That is, the calcification of styles such bold or gothic in quantitative measures cuts the player off from being inspired or inspiring.Other characters will always react the same because their programming is looking for the bold and gothic flags and nothing else.
We expect to not only figure something out, but figure out a specific answer set up by concrete facts of the game’s rules and system.
It can be perceived as some sort of reverse difficulty, where the biggest challenge is upfront but also doesn’t severely limit what you can do.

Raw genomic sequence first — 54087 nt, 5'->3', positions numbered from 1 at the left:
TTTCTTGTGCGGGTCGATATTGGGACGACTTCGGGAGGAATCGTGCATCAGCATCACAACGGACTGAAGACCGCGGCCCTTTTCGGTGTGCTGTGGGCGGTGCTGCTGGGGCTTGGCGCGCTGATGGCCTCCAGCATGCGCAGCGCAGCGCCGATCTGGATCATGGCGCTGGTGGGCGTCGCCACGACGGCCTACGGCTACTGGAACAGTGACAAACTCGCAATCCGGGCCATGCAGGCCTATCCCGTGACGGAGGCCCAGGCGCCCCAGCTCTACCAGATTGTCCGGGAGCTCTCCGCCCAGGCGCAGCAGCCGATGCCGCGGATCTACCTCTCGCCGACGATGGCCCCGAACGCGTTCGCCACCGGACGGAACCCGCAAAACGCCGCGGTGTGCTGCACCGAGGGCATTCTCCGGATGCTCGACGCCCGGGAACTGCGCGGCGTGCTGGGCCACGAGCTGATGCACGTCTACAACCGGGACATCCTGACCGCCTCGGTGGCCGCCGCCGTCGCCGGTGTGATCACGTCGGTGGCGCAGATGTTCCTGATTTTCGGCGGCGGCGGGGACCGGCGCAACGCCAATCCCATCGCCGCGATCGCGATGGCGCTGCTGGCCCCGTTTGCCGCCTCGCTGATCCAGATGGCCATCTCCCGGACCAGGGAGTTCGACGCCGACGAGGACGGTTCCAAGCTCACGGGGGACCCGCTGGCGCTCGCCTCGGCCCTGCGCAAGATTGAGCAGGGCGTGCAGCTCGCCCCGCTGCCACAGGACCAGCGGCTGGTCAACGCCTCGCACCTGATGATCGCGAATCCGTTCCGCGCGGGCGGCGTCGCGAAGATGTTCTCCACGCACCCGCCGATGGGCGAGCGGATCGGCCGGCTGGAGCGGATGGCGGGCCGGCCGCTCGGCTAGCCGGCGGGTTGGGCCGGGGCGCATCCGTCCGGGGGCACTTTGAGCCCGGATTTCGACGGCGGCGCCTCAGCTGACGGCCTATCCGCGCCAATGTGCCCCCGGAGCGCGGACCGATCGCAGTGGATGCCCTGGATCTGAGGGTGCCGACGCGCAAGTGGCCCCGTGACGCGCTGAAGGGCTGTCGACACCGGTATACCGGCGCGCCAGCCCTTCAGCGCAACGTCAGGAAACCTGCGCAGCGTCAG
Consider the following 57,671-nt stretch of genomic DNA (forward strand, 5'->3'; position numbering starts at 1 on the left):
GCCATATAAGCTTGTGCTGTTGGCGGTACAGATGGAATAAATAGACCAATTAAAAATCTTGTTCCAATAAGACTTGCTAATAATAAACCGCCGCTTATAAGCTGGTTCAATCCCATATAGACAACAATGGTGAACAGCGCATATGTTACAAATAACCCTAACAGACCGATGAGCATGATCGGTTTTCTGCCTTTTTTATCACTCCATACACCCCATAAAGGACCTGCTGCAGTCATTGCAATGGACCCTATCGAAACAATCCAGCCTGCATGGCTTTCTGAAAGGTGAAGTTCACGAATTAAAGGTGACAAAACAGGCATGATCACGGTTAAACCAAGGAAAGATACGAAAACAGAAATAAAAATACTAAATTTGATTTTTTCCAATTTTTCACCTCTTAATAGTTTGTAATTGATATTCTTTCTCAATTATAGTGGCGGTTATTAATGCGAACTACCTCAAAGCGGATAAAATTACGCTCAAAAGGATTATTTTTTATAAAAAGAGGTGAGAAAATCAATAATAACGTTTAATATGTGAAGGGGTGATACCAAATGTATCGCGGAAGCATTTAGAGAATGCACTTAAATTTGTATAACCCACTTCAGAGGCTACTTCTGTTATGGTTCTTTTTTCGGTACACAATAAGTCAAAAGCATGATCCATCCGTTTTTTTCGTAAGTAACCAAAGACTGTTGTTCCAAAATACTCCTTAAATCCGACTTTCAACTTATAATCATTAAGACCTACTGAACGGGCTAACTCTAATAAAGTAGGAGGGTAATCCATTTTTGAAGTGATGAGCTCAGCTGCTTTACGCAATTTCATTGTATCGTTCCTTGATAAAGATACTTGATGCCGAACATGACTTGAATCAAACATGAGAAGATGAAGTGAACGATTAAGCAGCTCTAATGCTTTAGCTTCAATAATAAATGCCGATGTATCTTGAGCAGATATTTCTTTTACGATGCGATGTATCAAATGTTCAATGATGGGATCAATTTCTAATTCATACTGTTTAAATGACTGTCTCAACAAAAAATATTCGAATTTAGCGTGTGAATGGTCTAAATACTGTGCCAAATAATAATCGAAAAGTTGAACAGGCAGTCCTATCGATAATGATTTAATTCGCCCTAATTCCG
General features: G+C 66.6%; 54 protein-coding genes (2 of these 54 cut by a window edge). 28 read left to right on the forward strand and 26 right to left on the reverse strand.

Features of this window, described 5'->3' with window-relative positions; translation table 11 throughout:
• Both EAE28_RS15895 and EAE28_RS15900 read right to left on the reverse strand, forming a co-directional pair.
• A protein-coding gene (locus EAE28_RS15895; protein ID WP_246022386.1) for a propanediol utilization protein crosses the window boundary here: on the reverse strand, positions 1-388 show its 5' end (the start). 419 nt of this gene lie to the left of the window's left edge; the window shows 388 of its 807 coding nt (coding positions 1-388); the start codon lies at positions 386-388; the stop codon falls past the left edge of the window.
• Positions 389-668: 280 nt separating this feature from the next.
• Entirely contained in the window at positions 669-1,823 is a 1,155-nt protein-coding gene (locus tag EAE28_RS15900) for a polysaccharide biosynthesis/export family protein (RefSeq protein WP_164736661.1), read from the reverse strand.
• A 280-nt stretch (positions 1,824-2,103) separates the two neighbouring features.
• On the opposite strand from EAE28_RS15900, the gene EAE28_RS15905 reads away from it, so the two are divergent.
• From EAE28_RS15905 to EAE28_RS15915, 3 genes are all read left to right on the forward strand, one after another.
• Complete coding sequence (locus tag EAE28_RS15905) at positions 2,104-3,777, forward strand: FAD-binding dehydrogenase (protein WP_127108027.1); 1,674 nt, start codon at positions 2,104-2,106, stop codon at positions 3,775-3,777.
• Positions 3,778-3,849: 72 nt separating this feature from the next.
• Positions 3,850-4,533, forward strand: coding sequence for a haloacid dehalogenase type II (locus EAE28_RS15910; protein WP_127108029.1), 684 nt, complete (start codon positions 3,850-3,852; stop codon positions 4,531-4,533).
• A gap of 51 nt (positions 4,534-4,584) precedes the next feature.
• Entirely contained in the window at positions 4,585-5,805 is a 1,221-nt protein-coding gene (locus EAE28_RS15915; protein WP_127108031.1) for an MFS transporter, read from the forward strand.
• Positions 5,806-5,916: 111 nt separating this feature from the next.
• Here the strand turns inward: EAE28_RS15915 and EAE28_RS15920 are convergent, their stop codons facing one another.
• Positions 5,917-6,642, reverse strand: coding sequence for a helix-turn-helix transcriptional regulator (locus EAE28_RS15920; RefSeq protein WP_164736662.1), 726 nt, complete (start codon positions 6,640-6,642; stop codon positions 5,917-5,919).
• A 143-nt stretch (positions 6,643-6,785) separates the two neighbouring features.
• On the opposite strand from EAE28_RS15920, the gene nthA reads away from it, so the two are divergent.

If essentially you can do anything and be ‘right,’ what is the point of the game?
Trying to get these subjective experiences into video games might just be a selfish task to further my consumption of them, but I can’t help but be interested in the possibility.
There’s a chance that what we think of as a good game might be standing in the way of understanding how we can incorporate style and taste further into game design.